Friday, July 27, 2007

A Good Ending: Harry Potter and the Deathly Hallows

Can't believe it's only been a week since the seventh & last Harry Potter book finally made its official public appearance. Maybe it seems much longer because I wasn't able to post an immediate reaction upon finishing it - I read the book in a day, on the first day, but because I was on my way to Honoulu for a short vacation I didn't get a chance to put my thoughts in writing until today.

In sum: it's not the best of the Harry Potter books, as I was secretly hoping it would be. (That honor still belongs to Prisoner of Azkaban, with Goblet of Fire and Half-Blood Prince tied for a close second.) But it's a worthy ending to the saga, and stays true to the spirit that Rowling's nourished all along in the previous six books. I hesitate to call the series an extended morality tale, yet that is basically what it is. Its morals are nothing we haven't seen before, and nothing that the world outside fiction doesn't cause us to doubt on a daily basis, but in our innermost hearts most of us still yearn for them to be true: that love is stronger than hate; that good outlasts and conquers evil, at a hefty price, but one that's never too high to pay; that there are greater things to fear than death (namely, the loss of one's soul); and most importantly, lest you think all of these too simplistic, that every person has the capacity for both good and evil in them, and how one turns out is ultimately an individual choice. It's an essential part of J.K. Rowling's genius that she's able to make these old maxims fresh and compelling by weaving them into a nail-biting, white-knuckled page-turner. She teaches not by preaching what everyone above the age of six knows already, but by showing the narrative consequences of one's moral choices - and making the reader care about those consequences.

There's a cost to this mission that, not surprisingly, makes itself most felt in the last book. Rowling brings so much emphasis to the moral dimension in The Deathly Hallows that it sometimes buckles a little under the weight. Apart from an occasional flash of wry humor, book 7 is almost completely lacking in the element of fun that made its equally dense predecessors so compulsively addictive. TDH is also more than a little overplotted: having found a very good idea and intriguing symbol for the splintering of the Dark Lord's soul in the Horcruxes, Rowling can't leave well enough alone and must introduce another set of death-defying objects called the Hallows.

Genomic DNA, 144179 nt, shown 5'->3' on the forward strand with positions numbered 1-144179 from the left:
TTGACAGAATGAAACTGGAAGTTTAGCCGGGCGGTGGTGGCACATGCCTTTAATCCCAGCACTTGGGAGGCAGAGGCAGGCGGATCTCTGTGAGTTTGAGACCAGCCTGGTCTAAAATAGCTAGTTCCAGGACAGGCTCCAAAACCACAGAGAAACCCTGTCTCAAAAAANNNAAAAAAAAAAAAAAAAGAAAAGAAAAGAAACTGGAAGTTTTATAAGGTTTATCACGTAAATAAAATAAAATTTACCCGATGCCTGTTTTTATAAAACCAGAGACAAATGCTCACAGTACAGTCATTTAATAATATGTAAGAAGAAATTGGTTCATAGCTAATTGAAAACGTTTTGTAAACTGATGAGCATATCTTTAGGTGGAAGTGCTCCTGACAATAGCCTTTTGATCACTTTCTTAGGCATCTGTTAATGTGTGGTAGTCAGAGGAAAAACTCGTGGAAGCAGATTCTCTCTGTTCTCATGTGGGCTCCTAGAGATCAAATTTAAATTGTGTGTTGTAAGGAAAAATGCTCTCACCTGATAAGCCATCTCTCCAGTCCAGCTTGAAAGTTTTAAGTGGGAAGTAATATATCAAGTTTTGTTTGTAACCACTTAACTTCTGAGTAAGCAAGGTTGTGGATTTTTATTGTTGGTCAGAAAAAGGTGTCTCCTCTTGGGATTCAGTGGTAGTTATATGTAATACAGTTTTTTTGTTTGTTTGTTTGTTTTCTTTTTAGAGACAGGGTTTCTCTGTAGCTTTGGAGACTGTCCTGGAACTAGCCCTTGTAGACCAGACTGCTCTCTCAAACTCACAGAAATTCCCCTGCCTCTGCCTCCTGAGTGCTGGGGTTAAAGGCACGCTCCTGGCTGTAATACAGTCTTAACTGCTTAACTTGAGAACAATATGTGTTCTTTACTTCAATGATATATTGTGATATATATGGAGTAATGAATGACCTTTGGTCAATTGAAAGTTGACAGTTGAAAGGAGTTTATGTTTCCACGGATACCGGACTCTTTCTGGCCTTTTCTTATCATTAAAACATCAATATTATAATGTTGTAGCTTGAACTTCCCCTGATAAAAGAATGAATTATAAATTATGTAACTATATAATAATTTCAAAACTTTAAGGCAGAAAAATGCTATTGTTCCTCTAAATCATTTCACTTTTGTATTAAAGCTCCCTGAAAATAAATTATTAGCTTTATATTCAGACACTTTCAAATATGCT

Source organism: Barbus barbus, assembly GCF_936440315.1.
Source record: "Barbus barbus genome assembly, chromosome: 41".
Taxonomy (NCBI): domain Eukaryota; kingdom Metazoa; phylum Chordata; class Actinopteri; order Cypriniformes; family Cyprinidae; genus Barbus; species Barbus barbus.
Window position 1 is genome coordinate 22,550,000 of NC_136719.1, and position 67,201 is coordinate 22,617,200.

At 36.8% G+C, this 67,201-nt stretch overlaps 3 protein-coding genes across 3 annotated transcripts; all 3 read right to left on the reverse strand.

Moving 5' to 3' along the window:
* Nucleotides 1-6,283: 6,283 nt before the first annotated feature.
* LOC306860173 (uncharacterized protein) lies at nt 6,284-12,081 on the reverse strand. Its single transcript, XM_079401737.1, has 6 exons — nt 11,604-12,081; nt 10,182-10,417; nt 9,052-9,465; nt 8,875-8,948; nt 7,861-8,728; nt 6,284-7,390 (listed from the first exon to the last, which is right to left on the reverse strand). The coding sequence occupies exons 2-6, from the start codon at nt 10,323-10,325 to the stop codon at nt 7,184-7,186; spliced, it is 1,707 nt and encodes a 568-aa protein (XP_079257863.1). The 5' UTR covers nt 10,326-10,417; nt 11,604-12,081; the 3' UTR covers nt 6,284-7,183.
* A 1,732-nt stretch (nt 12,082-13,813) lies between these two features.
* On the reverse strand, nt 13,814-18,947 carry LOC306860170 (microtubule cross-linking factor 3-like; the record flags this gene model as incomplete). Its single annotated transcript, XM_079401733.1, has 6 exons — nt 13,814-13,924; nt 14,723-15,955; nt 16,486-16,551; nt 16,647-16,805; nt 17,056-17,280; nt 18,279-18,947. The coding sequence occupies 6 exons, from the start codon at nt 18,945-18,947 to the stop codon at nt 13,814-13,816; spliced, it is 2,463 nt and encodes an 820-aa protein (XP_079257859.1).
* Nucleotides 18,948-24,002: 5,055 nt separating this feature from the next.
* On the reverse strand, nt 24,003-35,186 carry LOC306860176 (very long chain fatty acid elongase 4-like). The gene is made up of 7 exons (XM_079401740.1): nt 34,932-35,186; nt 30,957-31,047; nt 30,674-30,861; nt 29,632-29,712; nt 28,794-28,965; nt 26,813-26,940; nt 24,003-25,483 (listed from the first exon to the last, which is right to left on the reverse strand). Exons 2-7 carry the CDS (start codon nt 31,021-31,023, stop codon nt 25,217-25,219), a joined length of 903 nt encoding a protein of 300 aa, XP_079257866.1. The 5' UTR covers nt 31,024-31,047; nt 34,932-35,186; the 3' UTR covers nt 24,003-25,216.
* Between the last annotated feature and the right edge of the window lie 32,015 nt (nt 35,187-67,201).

She also puts in too many almost-gotcha moments with Voldemort and Harry and too many obstacle-course plot threads for the Harry-Ron-Hermione trio that feel more like detours than progressions. (The break-in to the Ministry of Magic, for instance, is a bit dull, and come on, did we really need to see Dolores Umbridge again?) And describing wizarding duels and battles, while perhaps unavoidable in this last book, is emphatically not where Rowling's strengths as a writer lie; I'd much rather read about "Potterwatch" - the funny, lively underground radio broadcast that carries on the good fight when Voldemort's forces have taken over every other form of wizarding media - than about the Order of the Phoenix and the Death Eaters trading jets of red and green for the umpteenth time. Also, apparently the Unforgivable Curses are forgivable when the good guys use them, something I didn't like so much.

What ultimately allows Deathly Hallows to triumph over these flaws is its sheer heart - its recognition that we care so much about what happens to these characters because they care so much about what happens to each other. Not to themselves, but to their loved ones. To Harry. And for Harry: to those who would sacrifice themselves for him, and who did and do sacrifice themselves for him. What book 7 shows is nobility without pride - nobility that seeks no personal recognition, and is therefore all the more worthy of it.